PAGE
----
DIY Calendar: August - Painting the Exterior Of Your Home

For most of us, August is the height of summer.  The weather is glorious, the holidays are in full swing, and we all want our homes to look great so that we can be proud of them when people come round to enjoy the annual barbecue.

This makes August a great time to start painting the outside of the house, and while you've got those paint brushes out, you may as well do some DIY weather treatment work too, so that you're ready for when winter comes around; which will happen sooner than you think!

Tips for Great Looking, Long Lasting Paint Jobs

Before you start painting, make sure you have all the tools you need in place.  You will need:

  • An edge pad or cutting brush (for painting around door frames)
  • Paint rollers (for cleaner results than brushes)
  • Paint brushes (for painting in small areas)
paintbrush sat on tin Paintbrush. Photo: Alan Cleaver

Careful preparation is essential if you want your paint job to look as good as possible. Repair the wall or fence before you start painting it, and make sure that the surface is clean and dust free.  You may want to wipe it down with a clean, damp sponge before you start painting.

Check the weather forecast before you start painting.  You should aim for a warm, dry day, ideally following another warm, dry day so that the surface is fairly dry.  Don't paint if it's humid - the water in the air could ruin the paint.

It's not a good idea to paint in direct sunlight.  The sunlight will dry the paint out too quickly, which could cause an uneven looking finish.  Try to paint when the sun is on the other side of the building, so that the paint dries at its natural speed.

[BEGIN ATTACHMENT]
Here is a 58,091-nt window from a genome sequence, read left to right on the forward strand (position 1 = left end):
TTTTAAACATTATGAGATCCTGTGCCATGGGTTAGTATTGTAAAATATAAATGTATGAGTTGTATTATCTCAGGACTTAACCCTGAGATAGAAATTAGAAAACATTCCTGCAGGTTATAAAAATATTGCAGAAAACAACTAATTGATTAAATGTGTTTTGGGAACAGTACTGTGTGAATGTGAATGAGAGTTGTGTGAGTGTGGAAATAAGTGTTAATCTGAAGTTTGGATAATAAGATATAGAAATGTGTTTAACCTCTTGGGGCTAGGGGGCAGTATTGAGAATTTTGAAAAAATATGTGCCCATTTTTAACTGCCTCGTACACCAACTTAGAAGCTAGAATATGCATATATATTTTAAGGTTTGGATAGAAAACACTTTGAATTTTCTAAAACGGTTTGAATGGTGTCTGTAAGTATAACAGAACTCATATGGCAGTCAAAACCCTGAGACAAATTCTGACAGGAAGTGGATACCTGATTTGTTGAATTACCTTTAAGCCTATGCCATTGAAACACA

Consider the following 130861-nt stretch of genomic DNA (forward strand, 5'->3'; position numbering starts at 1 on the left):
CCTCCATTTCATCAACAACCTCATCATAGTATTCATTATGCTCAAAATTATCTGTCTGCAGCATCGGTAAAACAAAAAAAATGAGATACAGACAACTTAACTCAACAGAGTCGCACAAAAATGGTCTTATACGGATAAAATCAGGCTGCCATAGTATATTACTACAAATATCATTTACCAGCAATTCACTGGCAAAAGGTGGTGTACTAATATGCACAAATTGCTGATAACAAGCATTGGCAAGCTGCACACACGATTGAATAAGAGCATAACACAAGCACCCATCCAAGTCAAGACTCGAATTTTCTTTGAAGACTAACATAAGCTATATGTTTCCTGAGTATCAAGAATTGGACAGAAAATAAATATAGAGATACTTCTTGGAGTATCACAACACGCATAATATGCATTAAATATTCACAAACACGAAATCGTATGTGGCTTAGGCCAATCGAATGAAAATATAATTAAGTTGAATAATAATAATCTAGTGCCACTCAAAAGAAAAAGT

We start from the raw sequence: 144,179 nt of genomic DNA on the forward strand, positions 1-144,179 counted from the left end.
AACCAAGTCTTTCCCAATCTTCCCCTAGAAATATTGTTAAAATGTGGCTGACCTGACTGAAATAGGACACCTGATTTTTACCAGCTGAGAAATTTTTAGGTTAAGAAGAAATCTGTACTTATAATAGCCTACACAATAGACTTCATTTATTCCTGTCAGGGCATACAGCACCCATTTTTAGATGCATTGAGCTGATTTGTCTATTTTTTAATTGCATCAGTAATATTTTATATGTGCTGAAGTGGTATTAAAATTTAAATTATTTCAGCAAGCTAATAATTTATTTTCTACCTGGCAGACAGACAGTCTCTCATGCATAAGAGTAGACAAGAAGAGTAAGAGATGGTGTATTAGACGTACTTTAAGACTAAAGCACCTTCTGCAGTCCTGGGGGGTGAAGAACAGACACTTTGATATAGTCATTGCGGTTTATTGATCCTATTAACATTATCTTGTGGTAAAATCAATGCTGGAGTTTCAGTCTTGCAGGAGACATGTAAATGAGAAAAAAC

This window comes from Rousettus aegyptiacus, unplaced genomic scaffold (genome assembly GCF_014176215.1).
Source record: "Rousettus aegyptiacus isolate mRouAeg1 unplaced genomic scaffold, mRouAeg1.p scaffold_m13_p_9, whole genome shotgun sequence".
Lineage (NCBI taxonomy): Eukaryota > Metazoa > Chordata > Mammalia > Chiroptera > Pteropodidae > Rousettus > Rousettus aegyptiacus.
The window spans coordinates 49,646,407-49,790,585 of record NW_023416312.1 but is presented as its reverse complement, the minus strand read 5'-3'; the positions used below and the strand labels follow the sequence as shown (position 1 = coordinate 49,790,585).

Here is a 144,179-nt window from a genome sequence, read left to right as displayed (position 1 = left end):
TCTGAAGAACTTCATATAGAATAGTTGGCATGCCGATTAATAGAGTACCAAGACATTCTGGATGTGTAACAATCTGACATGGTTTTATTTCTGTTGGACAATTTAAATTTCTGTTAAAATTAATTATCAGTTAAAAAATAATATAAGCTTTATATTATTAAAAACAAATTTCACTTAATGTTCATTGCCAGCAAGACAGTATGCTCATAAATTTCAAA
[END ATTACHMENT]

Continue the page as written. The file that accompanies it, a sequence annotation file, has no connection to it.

If you're painting a door, use an elastic band to secure a bag over the doorknob to prevent it getting covered in paint.

Safety First

Make sure that you stay hydrated while you're painting.  Wear sunblock if you're spending a long time outside.  Take care when using ladders, and don't take any chances with leaning or reaching to paint hard to reach areas. It may be annoying to climb down, move the ladder closer, and climb back up again, but it's better than having a nasty accident.

house with ladder against it Partially primed. Photo: Nathaniel Robertson

Tips for Weather Treating Surfaces

You should weather treat wooden surfaces every year to prevent them from getting seriously damaged during the winter months.

Weather treating is similar to painting in that the surface should be clean, dust free, and dry before you start work. You can find weather treatments in a range of finishes, including stained looking finishes, solid finishes, and semi-transparent finishes. The type of finish you choose will depend on the surface you're treating.  Stained finishes are great for giving wood a nice aged-look.

Some people like to let wood age for a few months before they weather treat it, but this is generally a bad idea, and can cause damage to the wood. Some brand-new pressure treated lumber should be left for 30 days before treating, but most woods can (and should) be treated immediately).

If you're using a clear coating, give the wood two coats.  Don't forget to seal the open end grains of the wood carefully; these are the most vulnerable parts.

UK Oak Doors
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